Massachusetts ended its fiscal year with a $116 million surplus that enabled it to increase its stabilization, or rainy-day fund, by 20%.

The commonwealth made $273 million worth of rainy-day deposits in fiscal 2012 to bring its balance to $1.65 billion. Colin MacNaught, assistant treasurer for debt management, said the net deposit exceeded projections of a few months ago by $115 million.

Massachusetts ranks third in the country for such balances, according to the National Association of State Budget Officers, ranking it behind Alaska ($13 billion) and Texas ($5 billion). The Alaska and Texas totals are estimates.

 "I think it speaks volumes to bondholders of the commitment of state leaders to continue to strengthen the commonwealth's balance sheet," MacNaught said in an interview after the commonwealth released its statutory basis financial report for the fiscal year ended June 30.

According to MacNaught, Massachusetts has maintained its reserves at an average balance of nearly $1.5 billion over the past 10 years. "We take our credit responsibilities very seriously and maintaining sizable reserves are a big part of that equation," he said.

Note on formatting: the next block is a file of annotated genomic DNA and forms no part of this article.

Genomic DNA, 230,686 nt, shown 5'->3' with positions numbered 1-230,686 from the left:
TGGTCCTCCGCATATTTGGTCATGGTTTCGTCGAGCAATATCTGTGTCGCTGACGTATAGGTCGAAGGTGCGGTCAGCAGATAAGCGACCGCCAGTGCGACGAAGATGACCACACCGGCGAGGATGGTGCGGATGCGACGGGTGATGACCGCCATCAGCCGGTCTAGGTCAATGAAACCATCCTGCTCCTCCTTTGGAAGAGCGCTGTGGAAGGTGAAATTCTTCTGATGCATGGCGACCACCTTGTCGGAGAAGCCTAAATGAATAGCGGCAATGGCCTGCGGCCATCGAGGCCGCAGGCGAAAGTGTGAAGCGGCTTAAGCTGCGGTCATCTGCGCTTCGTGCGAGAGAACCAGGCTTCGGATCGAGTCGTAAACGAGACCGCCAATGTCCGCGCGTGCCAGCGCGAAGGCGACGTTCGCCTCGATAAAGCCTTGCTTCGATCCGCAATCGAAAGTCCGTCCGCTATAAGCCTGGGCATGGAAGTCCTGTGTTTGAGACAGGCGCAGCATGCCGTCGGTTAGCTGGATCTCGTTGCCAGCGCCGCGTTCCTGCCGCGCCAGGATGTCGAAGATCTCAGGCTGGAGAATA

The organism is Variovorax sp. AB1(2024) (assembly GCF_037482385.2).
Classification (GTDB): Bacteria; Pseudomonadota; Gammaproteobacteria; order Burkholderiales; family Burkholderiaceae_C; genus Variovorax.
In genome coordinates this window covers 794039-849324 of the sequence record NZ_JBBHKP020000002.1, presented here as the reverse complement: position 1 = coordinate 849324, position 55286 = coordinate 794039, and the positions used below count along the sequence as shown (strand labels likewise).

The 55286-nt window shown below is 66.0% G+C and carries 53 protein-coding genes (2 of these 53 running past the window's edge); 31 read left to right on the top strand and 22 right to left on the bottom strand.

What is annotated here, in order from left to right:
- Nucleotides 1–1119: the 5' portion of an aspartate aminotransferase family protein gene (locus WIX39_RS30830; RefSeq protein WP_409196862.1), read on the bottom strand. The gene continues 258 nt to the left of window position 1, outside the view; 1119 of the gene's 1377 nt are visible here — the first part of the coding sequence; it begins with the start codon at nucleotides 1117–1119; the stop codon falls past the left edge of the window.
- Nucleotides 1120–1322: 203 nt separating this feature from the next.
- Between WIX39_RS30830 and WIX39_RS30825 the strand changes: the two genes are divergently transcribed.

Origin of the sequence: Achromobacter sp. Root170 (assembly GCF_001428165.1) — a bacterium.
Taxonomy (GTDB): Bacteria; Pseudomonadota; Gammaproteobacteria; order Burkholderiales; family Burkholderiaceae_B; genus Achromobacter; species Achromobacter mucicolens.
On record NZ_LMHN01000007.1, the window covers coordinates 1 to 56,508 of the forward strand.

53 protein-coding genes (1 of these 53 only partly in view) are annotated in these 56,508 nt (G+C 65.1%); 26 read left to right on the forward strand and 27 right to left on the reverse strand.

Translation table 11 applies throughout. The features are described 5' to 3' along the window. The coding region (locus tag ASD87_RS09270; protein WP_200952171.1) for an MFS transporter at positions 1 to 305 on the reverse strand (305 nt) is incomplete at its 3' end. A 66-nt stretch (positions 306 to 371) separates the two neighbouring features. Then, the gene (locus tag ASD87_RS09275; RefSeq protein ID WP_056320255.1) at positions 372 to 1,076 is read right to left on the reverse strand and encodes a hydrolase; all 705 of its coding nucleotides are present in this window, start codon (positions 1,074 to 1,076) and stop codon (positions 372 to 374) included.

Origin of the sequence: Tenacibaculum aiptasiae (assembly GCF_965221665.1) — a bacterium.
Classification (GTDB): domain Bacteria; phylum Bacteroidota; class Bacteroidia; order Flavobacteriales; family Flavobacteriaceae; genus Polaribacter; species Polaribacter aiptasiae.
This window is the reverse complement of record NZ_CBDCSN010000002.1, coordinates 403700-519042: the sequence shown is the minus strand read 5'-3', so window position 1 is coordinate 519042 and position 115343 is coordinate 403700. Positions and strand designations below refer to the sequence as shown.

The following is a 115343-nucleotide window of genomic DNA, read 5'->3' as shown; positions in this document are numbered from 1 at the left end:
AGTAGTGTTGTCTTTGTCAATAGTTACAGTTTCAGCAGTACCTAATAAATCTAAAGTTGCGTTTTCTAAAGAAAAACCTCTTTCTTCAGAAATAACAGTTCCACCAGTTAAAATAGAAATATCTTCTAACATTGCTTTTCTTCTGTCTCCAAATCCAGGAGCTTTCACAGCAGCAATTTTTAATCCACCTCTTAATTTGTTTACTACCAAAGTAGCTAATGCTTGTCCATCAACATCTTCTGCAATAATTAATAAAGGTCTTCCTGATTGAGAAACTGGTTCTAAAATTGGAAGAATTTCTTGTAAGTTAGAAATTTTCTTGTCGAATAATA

The bond rating agencies have also taken notice. In September 2011, Standard & Poor's raised the commonwealth's general obligation rating to AA-plus after Massachusetts deposited $300 million of its previous $460 million surplus for its reserve fund. Fitch Ratings also assigns AA-plus while Moody's Investors Service rates them Aa2.

"The commonwealth has shown a commitment to reserve funding," Fitch said in a September report.

Massachusetts will release its comprehensive annual financial report in December.

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